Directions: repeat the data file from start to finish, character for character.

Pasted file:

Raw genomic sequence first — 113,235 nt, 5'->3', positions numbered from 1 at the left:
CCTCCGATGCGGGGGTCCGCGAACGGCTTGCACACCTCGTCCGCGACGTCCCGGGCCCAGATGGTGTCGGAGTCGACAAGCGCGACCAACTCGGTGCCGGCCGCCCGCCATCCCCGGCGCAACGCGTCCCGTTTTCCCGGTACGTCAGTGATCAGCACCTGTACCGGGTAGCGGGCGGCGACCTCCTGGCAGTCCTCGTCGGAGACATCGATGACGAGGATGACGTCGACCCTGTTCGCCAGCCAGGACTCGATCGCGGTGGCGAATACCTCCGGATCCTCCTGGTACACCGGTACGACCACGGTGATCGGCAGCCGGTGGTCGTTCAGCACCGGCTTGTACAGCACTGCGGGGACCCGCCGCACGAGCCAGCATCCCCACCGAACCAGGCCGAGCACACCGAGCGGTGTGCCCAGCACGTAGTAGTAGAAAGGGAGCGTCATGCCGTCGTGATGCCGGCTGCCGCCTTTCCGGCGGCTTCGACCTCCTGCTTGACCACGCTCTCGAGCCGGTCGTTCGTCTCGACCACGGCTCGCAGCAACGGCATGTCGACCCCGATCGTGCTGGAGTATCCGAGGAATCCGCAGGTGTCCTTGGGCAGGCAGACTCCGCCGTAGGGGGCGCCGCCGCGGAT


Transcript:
Raw genomic sequence first — 113,235 nt, 5'->3', positions numbered from 1 at the left:
CCTCCGATGCGGGGGTCCGCGAACGGCTTGCACACCTCGTCCGCGACGTCCCGGGCCCAGATGGTGTCGGAGTCGACAAGCGCGACCAACTCGGTGCCGGCCGCCCGCCATCCCCGGCGCAACGCGTCCCGTTTTCCCGGTACGTCAGTGATCAGCACCTGTACCGGGTAGCGGGCGGCGACCTCCTGGCAGTCCTCGTCGGAGACATCGATGACGAGGATGACGTCGACCCTGTTCGCCAGCCAGGACTCGATCGCGGTGGCGAATACCTCCGGATCCTCCTGGTACACCGGTACGACCACGGTGATCGGCAGCCGGTGGTCGTTCAGCACCGGCTTGTACAGCACTGCGGGGACCCGCCGCACGAGCCAGCATCCCCACCGAACCAGGCCGAGCACACCGAGCGGTGTGCCCAGCACGTAGTAGTAGAAAGGGAGCGTCATGCCGTCGTGATGCCGGCTGCCGCCTTTCCGGCGGCTTCGACCTCCTGCTTGACCACGCTCTCGAGCCGGTCGTTCGTCTCGACCACGGCTCGCAGCAACGGCATGTCGACCCCGATCGTGCTGGAGTATCCGAGGAATCCGCAGGTGTCCTTGGGCAGGCAGACTCCGCCGTAGGGGGCGCCGCCGCGGAT